LOS ANGELES – A massive strike by teachers in Los Angeles, the country's second largest school district, is anything but inevitable from Monday after the two parties have not extended the weekend negotiations.
The talks fell off on Friday when the teachers' union had a & # 39; woefully inadequate & # 39; rejected new offer from the LA Unified School District.
As no new discussions are planned, pick-ups are likely to start at 7 a.m., because teachers stick to points such as higher wages and smaller classes.
Schools remain open if a drop-out occurs. The district, with 640,000 students, has hired hundreds of substitutes to replace teachers and others leaving for picket lines.
The union said it was "irresponsible" to rent subs and called on parents to consider keeping their students at home or participating with demonstrators if a strike occurs.
The district's latest offer consisted of adding nearly 1,200 teachers, counselors, nurses and librarians to schools, reducing the size of classes by two students and limiting class sizes to between 32 and 39 students, depending on age and study program.
In this photo of Saturday, December 15, 2018, thousands of teachers gather against the second largest school district of the nation in downtown Los Angeles. A massive teacher strike in Los Angeles is anything but inevitable from Monday, January 14, 2019, after the two parties have not renewed negotiations on weekends. The teachers' union rejected a new offer from the LA Unified School District on Friday after hours of discussions. United Teachers Los Angeles called the district proposal & # 39; hopelessly inadequate & # 39 ;. If no new calls are planned, pick-ups will probably start at 7 a.m., while teachers insist on an increase and lower classes. (AP Photo / Damian Dovarganes)
The offer also included the previously proposed salary increase of 6 percent over the first two years of a three-year contract.
The union, United Teachers Los Angeles, wants an increase of 6.5 per cent that would come into effect in one go and with retroactive effect to fiscal 2017. According to Union officials, some of the district's proposals would expire after one year. and to call it disrespectful.
"We are in a stalemate," trade union chairman Alex Caputo-Pearl said on Friday.
District officials said it begged the trade union to reconsider and added that it rejected the new offer without offering a counter-offer.
"A strike harms the students, families and communities we serve, and we have the responsibility to resolve the situation without a strike," the district said.
A majority of the 35,000 members of the UTLA are expected to join the work stoppage.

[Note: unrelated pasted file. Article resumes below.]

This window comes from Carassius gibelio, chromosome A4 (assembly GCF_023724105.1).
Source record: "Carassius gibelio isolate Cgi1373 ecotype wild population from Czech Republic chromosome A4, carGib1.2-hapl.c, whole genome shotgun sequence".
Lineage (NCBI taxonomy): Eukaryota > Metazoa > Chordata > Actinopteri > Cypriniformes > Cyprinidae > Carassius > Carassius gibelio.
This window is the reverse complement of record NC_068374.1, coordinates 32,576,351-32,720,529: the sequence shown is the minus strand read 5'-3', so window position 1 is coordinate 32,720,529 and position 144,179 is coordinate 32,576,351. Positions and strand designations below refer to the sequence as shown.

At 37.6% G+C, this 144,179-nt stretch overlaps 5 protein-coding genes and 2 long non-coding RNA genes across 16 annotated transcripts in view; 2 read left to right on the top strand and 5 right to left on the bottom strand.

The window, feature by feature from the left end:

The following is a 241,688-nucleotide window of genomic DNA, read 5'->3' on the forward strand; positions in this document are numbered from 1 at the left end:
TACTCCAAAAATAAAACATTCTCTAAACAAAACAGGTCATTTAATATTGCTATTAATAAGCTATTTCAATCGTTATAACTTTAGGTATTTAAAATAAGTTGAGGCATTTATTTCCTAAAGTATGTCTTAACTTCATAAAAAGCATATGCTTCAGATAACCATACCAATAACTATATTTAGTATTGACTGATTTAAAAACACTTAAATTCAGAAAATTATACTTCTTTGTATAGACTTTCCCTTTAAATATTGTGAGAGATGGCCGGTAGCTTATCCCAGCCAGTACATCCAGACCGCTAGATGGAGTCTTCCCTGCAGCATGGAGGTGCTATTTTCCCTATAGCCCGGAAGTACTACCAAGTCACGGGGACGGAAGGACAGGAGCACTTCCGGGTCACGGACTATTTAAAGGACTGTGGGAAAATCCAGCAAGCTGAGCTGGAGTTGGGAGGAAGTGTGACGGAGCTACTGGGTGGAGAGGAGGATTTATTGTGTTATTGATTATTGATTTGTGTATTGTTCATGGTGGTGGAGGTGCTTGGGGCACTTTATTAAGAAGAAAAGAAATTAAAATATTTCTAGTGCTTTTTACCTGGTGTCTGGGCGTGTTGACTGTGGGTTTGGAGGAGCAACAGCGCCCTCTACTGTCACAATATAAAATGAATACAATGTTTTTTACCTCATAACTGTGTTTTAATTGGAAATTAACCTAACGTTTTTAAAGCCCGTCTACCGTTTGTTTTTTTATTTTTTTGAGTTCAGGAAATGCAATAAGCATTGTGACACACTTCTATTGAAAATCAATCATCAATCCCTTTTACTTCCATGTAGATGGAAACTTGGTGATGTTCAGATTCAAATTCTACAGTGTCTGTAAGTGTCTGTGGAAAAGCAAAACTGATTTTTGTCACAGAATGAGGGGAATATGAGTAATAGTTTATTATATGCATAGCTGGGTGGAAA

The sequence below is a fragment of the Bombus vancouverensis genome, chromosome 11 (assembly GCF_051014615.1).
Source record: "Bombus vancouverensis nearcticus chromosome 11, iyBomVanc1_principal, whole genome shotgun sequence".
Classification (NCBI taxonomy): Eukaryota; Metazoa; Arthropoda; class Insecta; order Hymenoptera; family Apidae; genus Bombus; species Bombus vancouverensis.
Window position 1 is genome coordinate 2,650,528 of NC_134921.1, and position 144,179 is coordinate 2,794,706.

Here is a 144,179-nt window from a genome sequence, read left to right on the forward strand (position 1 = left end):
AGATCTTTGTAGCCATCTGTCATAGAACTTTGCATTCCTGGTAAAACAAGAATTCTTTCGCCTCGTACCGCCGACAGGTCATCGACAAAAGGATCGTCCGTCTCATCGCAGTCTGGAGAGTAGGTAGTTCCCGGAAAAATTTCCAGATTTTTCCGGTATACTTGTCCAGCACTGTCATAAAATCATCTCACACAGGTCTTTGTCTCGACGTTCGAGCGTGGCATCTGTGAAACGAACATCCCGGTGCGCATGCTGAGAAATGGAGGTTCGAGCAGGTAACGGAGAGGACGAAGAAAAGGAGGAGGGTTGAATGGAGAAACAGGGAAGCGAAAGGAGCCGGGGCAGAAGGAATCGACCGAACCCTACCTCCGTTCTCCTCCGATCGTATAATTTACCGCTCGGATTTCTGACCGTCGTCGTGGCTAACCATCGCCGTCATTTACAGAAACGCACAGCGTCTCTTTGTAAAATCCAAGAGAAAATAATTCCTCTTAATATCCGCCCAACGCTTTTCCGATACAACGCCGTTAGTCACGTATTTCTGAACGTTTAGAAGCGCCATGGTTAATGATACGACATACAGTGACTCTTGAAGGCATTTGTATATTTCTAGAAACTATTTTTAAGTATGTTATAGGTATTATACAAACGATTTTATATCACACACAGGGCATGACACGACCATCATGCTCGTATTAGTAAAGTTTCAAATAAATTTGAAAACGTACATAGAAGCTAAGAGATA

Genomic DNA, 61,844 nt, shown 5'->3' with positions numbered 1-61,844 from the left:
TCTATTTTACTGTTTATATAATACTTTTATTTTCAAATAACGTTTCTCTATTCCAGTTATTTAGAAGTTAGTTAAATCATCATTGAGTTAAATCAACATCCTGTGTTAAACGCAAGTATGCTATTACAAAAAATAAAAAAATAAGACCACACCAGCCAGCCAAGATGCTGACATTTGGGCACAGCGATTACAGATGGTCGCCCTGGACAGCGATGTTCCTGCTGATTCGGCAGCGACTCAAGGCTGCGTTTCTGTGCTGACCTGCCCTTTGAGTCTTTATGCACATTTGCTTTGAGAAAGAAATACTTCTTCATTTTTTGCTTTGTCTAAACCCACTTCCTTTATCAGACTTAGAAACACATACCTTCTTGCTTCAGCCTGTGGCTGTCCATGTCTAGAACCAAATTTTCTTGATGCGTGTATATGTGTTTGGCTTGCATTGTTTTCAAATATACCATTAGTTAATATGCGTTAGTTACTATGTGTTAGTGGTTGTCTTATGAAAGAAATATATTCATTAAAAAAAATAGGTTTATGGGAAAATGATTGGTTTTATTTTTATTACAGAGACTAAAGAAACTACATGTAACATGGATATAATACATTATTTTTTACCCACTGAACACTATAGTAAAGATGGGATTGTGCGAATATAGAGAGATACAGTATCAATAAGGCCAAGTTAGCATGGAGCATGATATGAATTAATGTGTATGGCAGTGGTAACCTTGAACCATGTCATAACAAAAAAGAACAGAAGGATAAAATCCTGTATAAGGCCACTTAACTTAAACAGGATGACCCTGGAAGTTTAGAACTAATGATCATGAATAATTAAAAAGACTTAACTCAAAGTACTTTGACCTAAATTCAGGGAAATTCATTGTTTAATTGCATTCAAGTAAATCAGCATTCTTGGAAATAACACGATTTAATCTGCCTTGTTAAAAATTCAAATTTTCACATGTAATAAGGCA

Abram van der Fluit, a Los Angeles teacher who was against the strike, said in a statement Sunday that colleagues who agree with him are "afraid" to speak out against the union. He is a former UTLA member and is currently part of the California Teachers Empowerment Network, which describes itself as a non-partisan source of information for teachers and the public.
"I do not support the motives for the strike as expressed by UTLA," he said. "I do not believe that the reasons for the strike should be our priorities, as teachers."
Van der Fluit, a 20-year-old LAUSD veteran who teaches biology in high school, said the trade union should give priority to other issues, including making vocational training accessible and offering options for students who want to pursue a career that does not necessarily requires a university degree.
Much of the bitterness between the district and the union centers around the new superintendent, Austin Beutner. The investment banker and former deputy mayor of Los Angeles took up the job last year without any experience in education.
The trade union claims that Beutner is trying to privatize the district, encourage school closures and convert public schools into charter schools. Charters are private public schools that compete with the school system for students and the funds that they collect.
Beutner said that his plan to reorganize the district would improve the service to students and families.
The teachers use a shift in public sentiment that supports better wages for educators with a Red4Ed & # 39; movement that began last year in West Virginia, where a strike resulted in an increase. The movement spread to the state of Oklahoma, Kentucky, Colorado, Arizona and Washington.
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In this Saturday, December 15, 2018, photo, thousands of teachers rallied against the nation's second-largest school district in downtown Los Angeles. A massive teacher strike in Los Angeles is anything but inevitable from Monday, January 14, 2019, after the two parties have not renewed negotiations on weekends. (AP Photo / Damian Dovarganes)
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